Ok, so you have just read all about depth of field and f stops and how it affects jewelry photography and are wondering how to make the best use of your digital camera.
The first thing we need to figure out is how to work with the functions that your digital camera has:
Working with Your Digital Camera
- Get out your manual and figure out what the f stops range is for your camera.
- Figure out if your camera has an “aperture priority” setting, which means that it lets you switch to a semi manual mode and choose your f stops such as f/8. The camera will usually then adjust the shutter speed automatically. Remember that the higher the number of your f-stop, the smaller the aperture opening becomes, and the more light you will need. Refer to the diagrams in the examples of depth of field article if you need to. Most “point and shoot” cameras won’t have this setting, but there are still some things we can do.
- Figure out how your camera focuses on your subject. Does it average what you see in the viewfinder, or are you able to turn on what is called a “spot focus?” In spot focus mode, when you look in the viewfinder, you will usually see a circle dead center of the frame that determines what you are focusing on. And when you press the button to take a picture HALF-WAY, you set your focus point.
- Does your camera have a picture taking delay, meaning after you push all the way down on the button, is your camera able to be set up so that it waits a few seconds before taking the picture? This is really handy when photographing necklaces, bracelets, and earrings, as you will probably need to use a tripod to keep your camera steady. When you increase your f stops setting, you will need more light and a longer shutter speed to take your photograph.
- Also, when working with longer shutter speeds, it is best to mount your camera on a tripod, to keep the camera from shaking and causing more blurry pictures.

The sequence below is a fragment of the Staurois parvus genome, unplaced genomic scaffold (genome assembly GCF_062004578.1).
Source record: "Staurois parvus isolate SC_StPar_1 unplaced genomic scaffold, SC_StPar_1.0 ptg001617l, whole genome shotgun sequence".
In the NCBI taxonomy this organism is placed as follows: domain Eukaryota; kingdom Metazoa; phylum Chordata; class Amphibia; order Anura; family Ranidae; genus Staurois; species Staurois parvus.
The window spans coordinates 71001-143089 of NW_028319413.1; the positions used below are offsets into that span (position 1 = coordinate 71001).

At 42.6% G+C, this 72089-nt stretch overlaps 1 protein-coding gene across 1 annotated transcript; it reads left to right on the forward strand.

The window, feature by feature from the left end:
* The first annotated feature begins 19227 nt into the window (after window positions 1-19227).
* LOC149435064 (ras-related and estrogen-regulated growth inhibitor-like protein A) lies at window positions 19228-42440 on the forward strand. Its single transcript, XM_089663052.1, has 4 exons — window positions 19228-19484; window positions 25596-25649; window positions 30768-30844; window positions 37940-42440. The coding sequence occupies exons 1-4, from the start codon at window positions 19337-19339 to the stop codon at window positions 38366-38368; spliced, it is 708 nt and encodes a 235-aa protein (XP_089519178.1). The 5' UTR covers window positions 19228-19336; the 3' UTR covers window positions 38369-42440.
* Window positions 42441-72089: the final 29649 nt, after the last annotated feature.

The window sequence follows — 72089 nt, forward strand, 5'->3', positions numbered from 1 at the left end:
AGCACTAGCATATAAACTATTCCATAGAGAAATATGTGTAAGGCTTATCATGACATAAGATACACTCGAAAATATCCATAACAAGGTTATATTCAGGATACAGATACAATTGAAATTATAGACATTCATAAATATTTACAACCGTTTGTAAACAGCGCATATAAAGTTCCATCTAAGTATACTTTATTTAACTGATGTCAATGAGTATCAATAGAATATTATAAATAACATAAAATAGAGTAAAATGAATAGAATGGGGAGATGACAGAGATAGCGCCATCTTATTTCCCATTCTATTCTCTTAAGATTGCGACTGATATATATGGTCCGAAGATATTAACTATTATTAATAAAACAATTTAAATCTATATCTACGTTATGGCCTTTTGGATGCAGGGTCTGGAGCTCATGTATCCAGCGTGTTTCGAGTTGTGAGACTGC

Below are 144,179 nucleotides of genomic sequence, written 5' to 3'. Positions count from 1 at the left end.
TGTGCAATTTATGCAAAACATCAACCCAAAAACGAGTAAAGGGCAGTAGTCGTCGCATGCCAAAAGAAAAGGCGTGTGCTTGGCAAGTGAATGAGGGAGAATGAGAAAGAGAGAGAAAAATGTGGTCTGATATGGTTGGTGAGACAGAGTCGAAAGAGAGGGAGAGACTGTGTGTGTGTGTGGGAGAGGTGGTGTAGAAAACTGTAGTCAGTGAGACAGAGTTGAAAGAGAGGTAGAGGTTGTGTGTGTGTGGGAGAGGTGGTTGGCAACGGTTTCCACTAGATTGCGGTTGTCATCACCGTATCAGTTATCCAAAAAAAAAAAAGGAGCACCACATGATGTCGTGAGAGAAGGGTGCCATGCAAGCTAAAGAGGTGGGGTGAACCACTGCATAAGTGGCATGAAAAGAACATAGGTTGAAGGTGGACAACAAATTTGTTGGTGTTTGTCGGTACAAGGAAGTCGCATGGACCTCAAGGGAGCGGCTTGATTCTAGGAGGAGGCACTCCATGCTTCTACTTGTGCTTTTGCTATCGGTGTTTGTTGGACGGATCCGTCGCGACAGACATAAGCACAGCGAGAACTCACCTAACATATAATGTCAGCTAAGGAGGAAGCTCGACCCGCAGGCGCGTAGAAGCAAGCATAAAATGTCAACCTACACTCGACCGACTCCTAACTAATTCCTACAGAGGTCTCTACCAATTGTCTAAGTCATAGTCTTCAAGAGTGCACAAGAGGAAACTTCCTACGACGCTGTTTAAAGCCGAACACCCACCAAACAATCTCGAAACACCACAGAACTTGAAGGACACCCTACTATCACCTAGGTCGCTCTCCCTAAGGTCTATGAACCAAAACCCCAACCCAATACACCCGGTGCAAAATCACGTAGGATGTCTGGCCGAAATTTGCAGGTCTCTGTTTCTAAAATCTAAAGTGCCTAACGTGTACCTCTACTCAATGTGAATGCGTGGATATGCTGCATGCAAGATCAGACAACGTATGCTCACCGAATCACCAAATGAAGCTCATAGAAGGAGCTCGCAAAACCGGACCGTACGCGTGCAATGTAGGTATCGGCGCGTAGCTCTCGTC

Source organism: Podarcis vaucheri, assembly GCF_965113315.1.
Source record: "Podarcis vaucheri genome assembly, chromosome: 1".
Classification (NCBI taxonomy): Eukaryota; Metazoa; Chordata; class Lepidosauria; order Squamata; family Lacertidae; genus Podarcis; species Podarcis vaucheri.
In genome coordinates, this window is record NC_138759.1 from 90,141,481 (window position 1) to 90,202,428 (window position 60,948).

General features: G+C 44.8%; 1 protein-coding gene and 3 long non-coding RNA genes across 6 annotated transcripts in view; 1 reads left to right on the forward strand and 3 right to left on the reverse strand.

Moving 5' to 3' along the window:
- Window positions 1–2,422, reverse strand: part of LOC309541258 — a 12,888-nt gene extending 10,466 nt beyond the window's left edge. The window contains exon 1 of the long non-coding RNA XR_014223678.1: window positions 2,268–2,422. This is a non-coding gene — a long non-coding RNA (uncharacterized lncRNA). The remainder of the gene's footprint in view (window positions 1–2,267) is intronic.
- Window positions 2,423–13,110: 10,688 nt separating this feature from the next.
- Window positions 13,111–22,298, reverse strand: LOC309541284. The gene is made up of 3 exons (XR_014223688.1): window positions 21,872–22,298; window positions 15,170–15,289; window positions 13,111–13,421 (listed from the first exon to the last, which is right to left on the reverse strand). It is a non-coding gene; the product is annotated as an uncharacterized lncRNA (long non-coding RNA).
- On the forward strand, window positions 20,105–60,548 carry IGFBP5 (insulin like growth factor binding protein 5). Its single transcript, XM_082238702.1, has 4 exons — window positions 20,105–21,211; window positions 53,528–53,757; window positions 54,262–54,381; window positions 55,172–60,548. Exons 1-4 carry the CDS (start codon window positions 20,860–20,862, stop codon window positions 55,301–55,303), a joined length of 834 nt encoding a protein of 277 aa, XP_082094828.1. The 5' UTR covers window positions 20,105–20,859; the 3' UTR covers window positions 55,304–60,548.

- In addition to delayed settings, some cameras come with a remote control for taking pictures, which you can use to hit the shutter button once you have your shot set up.
Here's the Neat Trick for working with F Stops
Ok. Here we go. Take a look at the picture, it is what you would see when looking through your digital camera’s viewfinder. This is the picture we want to capture. Notice where the focus point is located: dead center of our picture.
Now we know that the depth of field diminishes as we get closer to the object, and we also know that we also need more light, and probably a longer shutter speed to take this picture. I have my camera set at f/8, but I also know from experience that I will only get a portion of this necklace in sharp focus. What do I do?
- My camera is mounted on a tripod that allows me to pan, or move the camera sideways and up and down without changing the distance between my camera and the jewelry.
- I determine what is most important to me for this jewelry photograph: capturing the front pendant and the detail in the Bali sterling silver beads.
- Without changing the distance between my camera and necklace, I use the tripod to pan my focus point to the top half of the pendant, push my button half way down to set the focus point, then pan back to the image composition I wanted to get.
I then pushed the button all the way down, let go because I was on photo delay, and my camera took this picture:
One Last Photography Tip
One thing I would suggest you do is bracketing your jewelry photographs. In the photography world, bracketing is the practice of taking several shots of each picture you want to take: one at the exposure your camera tells you is the optimum, and then at least one overexposed picture, and one underexposed picture.
You will, of course need a camera that lets you do this manually, although some cameras have this function built in, so once again, consult your manual. I personally like to take 5 shots: one at the camera’s suggestion, and two over exposed, and two underexposed shots. Doing this will give you a nice selection of jewelry pictures to choose the best one from, and give you more options if you edit your photographs in photo editing software such as Adobe’s Photoshop.